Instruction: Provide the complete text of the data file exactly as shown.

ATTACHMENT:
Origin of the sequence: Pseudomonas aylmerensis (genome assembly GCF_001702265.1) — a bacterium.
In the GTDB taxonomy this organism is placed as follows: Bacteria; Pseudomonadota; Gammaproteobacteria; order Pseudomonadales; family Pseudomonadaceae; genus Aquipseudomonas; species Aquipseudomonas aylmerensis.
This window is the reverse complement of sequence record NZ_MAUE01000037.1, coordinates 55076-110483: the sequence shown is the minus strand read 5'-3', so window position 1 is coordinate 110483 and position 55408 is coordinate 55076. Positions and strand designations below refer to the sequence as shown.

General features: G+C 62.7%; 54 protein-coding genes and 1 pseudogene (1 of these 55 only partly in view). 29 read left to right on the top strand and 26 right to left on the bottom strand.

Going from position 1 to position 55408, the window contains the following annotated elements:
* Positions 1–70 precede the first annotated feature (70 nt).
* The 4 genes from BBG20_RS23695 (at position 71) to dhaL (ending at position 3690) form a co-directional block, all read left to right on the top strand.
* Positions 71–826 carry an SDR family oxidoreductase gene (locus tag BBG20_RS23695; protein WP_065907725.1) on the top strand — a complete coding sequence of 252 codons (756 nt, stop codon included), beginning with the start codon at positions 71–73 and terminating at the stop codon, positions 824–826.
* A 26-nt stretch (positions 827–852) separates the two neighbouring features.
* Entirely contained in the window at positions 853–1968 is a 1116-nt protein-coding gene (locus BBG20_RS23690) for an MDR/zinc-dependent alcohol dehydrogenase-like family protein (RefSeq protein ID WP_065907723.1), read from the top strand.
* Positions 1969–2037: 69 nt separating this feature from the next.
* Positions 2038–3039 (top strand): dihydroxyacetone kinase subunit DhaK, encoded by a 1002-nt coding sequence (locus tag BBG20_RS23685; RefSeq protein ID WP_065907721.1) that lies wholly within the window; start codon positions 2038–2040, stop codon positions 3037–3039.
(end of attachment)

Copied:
Origin of the sequence: Pseudomonas aylmerensis (genome assembly GCF_001702265.1) — a bacterium.
In the GTDB taxonomy this organism is placed as follows: Bacteria; Pseudomonadota; Gammaproteobacteria; order Pseudomonadales; family Pseudomonadaceae; genus Aquipseudomonas; species Aquipseudomonas aylmerensis.
This window is the reverse complement of sequence record NZ_MAUE01000037.1, coordinates 55076-110483: the sequence shown is the minus strand read 5'-3', so window position 1 is coordinate 110483 and position 55408 is coordinate 55076. Positions and strand designations below refer to the sequence as shown.

General features: G+C 62.7%; 54 protein-coding genes and 1 pseudogene (1 of these 55 only partly in view). 29 read left to right on the top strand and 26 right to left on the bottom strand.

Going from position 1 to position 55408, the window contains the following annotated elements:
* Positions 1–70 precede the first annotated feature (70 nt).
* The 4 genes from BBG20_RS23695 (at position 71) to dhaL (ending at position 3690) form a co-directional block, all read left to right on the top strand.
* Positions 71–826 carry an SDR family oxidoreductase gene (locus tag BBG20_RS23695; protein WP_065907725.1) on the top strand — a complete coding sequence of 252 codons (756 nt, stop codon included), beginning with the start codon at positions 71–73 and terminating at the stop codon, positions 824–826.
* A 26-nt stretch (positions 827–852) separates the two neighbouring features.
* Entirely contained in the window at positions 853–1968 is a 1116-nt protein-coding gene (locus BBG20_RS23690) for an MDR/zinc-dependent alcohol dehydrogenase-like family protein (RefSeq protein ID WP_065907723.1), read from the top strand.
* Positions 1969–2037: 69 nt separating this feature from the next.
* Positions 2038–3039 (top strand): dihydroxyacetone kinase subunit DhaK, encoded by a 1002-nt coding sequence (locus tag BBG20_RS23685; RefSeq protein ID WP_065907721.1) that lies wholly within the window; start codon positions 2038–2040, stop codon positions 3037–3039.